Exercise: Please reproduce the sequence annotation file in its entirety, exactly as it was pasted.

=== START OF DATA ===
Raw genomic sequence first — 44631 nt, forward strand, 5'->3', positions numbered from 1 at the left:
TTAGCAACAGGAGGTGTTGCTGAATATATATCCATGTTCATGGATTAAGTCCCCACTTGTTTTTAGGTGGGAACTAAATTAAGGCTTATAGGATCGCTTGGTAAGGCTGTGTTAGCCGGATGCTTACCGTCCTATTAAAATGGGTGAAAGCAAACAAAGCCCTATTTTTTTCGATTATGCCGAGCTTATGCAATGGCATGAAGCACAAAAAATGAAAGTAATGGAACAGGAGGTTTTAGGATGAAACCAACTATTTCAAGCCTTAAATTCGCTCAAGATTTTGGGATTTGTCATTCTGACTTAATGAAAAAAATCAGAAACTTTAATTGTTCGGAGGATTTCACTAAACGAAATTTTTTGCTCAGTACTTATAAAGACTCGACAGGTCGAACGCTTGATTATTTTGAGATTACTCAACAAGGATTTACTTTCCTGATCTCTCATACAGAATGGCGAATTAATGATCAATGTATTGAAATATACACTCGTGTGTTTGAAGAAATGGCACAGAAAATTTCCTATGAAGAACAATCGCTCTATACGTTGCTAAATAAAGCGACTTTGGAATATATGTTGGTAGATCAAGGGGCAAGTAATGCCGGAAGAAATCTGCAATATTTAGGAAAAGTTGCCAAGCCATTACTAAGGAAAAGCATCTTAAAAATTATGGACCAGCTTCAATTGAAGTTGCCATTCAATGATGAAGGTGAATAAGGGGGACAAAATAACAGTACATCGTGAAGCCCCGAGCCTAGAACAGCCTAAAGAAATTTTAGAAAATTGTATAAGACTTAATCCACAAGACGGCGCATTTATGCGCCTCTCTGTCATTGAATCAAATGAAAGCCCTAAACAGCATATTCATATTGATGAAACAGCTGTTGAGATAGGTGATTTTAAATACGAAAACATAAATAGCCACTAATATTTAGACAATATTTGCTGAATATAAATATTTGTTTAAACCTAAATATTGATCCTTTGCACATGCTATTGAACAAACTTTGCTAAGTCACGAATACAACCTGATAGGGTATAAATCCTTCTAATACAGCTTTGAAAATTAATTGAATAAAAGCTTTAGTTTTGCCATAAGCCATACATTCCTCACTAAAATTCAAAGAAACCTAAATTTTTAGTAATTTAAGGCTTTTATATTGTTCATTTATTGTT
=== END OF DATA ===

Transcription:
Raw genomic sequence first — 44631 nt, forward strand, 5'->3', positions numbered from 1 at the left:
TTAGCAACAGGAGGTGTTGCTGAATATATATCCATGTTCATGGATTAAGTCCCCACTTGTTTTTAGGTGGGAACTAAATTAAGGCTTATAGGATCGCTTGGTAAGGCTGTGTTAGCCGGATGCTTACCGTCCTATTAAAATGGGTGAAAGCAAACAAAGCCCTATTTTTTTCGATTATGCCGAGCTTATGCAATGGCATGAAGCACAAAAAATGAAAGTAATGGAACAGGAGGTTTTAGGATGAAACCAACTATTTCAAGCCTTAAATTCGCTCAAGATTTTGGGATTTGTCATTCTGACTTAATGAAAAAAATCAGAAACTTTAATTGTTCGGAGGATTTCACTAAACGAAATTTTTTGCTCAGTACTTATAAAGACTCGACAGGTCGAACGCTTGATTATTTTGAGATTACTCAACAAGGATTTACTTTCCTGATCTCTCATACAGAATGGCGAATTAATGATCAATGTATTGAAATATACACTCGTGTGTTTGAAGAAATGGCACAGAAAATTTCCTATGAAGAACAATCGCTCTATACGTTGCTAAATAAAGCGACTTTGGAATATATGTTGGTAGATCAAGGGGCAAGTAATGCCGGAAGAAATCTGCAATATTTAGGAAAAGTTGCCAAGCCATTACTAAGGAAAAGCATCTTAAAAATTATGGACCAGCTTCAATTGAAGTTGCCATTCAATGATGAAGGTGAATAAGGGGGACAAAATAACAGTACATCGTGAAGCCCCGAGCCTAGAACAGCCTAAAGAAATTTTAGAAAATTGTATAAGACTTAATCCACAAGACGGCGCATTTATGCGCCTCTCTGTCATTGAATCAAATGAAAGCCCTAAACAGCATATTCATATTGATGAAACAGCTGTTGAGATAGGTGATTTTAAATACGAAAACATAAATAGCCACTAATATTTAGACAATATTTGCTGAATATAAATATTTGTTTAAACCTAAATATTGATCCTTTGCACATGCTATTGAACAAACTTTGCTAAGTCACGAATACAACCTGATAGGGTATAAATCCTTCTAATACAGCTTTGAAAATTAATTGAATAAAAGCTTTAGTTTTGCCATAAGCCATACATTCCTCACTAAAATTCAAAGAAACCTAAATTTTTAGTAATTTAAGGCTTTTATATTGTTCATTTATTGTT